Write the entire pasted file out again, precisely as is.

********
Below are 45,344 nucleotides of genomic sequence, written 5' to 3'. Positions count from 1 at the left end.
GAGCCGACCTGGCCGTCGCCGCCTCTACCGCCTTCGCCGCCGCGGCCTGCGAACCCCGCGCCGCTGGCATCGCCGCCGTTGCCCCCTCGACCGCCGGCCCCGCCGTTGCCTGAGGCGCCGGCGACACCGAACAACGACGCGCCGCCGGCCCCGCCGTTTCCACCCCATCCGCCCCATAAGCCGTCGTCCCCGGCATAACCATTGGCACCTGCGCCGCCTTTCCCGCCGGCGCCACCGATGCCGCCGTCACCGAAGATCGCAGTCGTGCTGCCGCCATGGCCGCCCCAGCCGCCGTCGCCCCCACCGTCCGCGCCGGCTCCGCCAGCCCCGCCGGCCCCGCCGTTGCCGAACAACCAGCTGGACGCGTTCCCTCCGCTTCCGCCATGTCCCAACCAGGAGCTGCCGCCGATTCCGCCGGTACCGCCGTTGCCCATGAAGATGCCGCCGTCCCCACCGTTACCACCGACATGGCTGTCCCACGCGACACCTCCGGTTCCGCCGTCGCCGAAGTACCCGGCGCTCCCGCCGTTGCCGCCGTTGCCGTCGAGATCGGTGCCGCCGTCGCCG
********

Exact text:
Below are 45,344 nucleotides of genomic sequence, written 5' to 3'. Positions count from 1 at the left end.
GAGCCGACCTGGCCGTCGCCGCCTCTACCGCCTTCGCCGCCGCGGCCTGCGAACCCCGCGCCGCTGGCATCGCCGCCGTTGCCCCCTCGACCGCCGGCCCCGCCGTTGCCTGAGGCGCCGGCGACACCGAACAACGACGCGCCGCCGGCCCCGCCGTTTCCACCCCATCCGCCCCATAAGCCGTCGTCCCCGGCATAACCATTGGCACCTGCGCCGCCTTTCCCGCCGGCGCCACCGATGCCGCCGTCACCGAAGATCGCAGTCGTGCTGCCGCCATGGCCGCCCCAGCCGCCGTCGCCCCCACCGTCCGCGCCGGCTCCGCCAGCCCCGCCGGCCCCGCCGTTGCCGAACAACCAGCTGGACGCGTTCCCTCCGCTTCCGCCATGTCCCAACCAGGAGCTGCCGCCGATTCCGCCGGTACCGCCGTTGCCCATGAAGATGCCGCCGTCCCCACCGTTACCACCGACATGGCTGTCCCACGCGACACCTCCGGTTCCGCCGTCGCCGAAGTACCCGGCGCTCCCGCCGTTGCCGCCGTTGCCGTCGAGATCGGTGCCGCCGTCGCCG